I remember the first time and last time I got whipped as a kid. I don't remember why I got whipped the first time, but I remember crying...hard. I remember that I "hated" my parents for whipping me. I felt like I had been abused. The very last time I got whipped, I was a teenager. I had been in the parking lot of my mom's middle school and I was jumping over the hood of my parent's car a couple of times. One of my mom's coworkers saw me and told my mom. When my parents got me home, they questioned me about what I had done. I remember thinking to myself as my dad pulled off his belt, "I know he's not going to whip me. I'm a teenager!" I got my teenage butt whipped that day.

Instances like these, made me dislike my parents, but that dislike was temporary. At the time, I didn't understand what they were doing, but now, I couldn't be happier that they did it. No (good) parent wants to spank, whip, or beat their kids, but talking, nagging, and time outs only go so far, and there's not always a big chance for reasoning with kids especially when they want to have their way. But (good) parents know that the longer bad behavior goes unpunished, the worse the behavior will become.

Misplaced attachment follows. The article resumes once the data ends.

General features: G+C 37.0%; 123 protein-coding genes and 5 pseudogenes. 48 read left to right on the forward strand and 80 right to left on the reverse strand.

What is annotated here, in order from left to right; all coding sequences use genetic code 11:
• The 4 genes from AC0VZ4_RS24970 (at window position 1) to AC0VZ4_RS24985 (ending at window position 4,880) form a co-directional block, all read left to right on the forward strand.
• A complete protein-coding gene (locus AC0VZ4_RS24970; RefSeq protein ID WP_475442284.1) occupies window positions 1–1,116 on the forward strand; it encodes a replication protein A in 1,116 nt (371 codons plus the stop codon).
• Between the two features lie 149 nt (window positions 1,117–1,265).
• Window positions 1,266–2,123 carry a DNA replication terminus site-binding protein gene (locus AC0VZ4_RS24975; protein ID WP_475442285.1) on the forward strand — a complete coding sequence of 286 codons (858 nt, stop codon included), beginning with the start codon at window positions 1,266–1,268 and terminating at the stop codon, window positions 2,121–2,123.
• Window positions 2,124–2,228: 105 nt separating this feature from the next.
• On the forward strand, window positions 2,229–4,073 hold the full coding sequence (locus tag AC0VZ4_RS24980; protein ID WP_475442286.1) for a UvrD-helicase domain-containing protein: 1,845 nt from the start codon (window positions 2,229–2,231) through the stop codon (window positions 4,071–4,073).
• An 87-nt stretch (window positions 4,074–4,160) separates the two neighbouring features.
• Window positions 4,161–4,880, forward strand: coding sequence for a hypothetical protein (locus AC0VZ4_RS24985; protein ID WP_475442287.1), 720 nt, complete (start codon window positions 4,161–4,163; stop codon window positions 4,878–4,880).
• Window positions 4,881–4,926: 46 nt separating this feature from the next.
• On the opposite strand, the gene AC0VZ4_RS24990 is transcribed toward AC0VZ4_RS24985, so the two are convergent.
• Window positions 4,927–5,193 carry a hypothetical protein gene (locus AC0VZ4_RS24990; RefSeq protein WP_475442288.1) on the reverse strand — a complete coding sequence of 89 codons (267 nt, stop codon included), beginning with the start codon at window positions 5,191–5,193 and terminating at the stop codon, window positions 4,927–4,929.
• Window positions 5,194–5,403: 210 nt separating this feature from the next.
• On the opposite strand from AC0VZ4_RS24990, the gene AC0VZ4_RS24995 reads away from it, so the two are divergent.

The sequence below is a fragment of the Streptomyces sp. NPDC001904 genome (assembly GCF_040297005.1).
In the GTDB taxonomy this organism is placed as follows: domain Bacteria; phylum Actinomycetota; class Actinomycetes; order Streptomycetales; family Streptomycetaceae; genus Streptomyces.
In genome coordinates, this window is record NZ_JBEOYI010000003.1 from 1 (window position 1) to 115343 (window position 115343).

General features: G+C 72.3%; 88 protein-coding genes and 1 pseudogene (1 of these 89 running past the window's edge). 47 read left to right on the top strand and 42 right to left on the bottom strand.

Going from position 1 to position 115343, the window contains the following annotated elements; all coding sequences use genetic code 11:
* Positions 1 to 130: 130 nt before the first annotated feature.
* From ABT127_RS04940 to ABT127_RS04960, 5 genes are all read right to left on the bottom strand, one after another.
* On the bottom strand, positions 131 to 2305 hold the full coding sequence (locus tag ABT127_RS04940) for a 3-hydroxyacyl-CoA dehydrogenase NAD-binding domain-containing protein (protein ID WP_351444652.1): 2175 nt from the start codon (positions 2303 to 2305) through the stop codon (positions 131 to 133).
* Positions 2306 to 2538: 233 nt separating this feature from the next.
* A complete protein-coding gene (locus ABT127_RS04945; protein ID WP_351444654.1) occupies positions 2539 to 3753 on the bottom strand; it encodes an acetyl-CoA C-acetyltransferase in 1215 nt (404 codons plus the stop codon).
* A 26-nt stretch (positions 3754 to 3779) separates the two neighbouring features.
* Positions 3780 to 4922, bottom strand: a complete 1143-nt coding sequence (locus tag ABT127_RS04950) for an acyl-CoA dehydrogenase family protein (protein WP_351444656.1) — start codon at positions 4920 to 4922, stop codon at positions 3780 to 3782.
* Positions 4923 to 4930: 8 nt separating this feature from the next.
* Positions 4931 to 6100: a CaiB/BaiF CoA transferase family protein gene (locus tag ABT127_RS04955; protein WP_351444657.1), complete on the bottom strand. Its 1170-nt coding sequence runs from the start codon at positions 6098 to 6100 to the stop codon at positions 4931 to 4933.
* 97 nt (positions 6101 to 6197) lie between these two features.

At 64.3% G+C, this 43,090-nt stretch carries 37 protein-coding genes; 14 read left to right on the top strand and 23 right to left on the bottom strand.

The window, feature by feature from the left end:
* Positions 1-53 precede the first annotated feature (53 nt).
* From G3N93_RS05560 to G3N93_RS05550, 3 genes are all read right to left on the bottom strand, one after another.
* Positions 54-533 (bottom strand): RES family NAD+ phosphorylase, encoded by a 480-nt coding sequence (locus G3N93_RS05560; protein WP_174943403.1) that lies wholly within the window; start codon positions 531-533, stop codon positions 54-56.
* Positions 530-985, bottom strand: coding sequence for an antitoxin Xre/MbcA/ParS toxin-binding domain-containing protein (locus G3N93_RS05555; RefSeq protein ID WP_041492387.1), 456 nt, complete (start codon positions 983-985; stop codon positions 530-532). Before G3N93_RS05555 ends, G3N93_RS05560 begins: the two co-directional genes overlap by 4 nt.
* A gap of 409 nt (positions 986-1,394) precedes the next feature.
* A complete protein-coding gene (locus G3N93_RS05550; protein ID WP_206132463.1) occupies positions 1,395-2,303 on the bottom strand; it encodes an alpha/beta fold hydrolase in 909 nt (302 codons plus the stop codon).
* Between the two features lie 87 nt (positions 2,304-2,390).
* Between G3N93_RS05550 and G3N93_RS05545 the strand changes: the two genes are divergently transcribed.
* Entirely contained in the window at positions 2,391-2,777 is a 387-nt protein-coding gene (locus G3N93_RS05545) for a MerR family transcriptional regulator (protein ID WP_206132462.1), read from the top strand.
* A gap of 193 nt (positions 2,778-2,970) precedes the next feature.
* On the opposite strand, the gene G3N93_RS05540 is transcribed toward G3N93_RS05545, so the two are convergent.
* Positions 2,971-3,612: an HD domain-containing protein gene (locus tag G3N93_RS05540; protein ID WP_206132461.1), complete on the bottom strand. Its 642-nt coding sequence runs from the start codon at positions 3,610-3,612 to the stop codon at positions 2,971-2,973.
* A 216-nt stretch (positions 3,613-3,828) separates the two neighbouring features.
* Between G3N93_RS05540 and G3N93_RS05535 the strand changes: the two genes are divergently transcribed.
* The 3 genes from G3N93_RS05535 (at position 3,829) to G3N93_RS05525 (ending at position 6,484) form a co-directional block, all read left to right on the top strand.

I'm beyond sick and tired of liberal minded "forward thinking" adults and coddling parents who feel that whuppings are indecent, offensive, and unnecessary. These are the same people that will bemoan the overcrowded jails and the crime rate. When I got too far out of line, my parents whipped me. Because of that, I love and respect them more because they didn't try to be my "friend". Friends don't whip friends and parents aren't supposed to be friends with their kids.

The bottom line is because of what my parents did for me, they made me understand that my actions have consequences so it's best for me to pick the right actions to take. And this understanding kept me away from doing the wrong thing which is why I know better now as a grown man.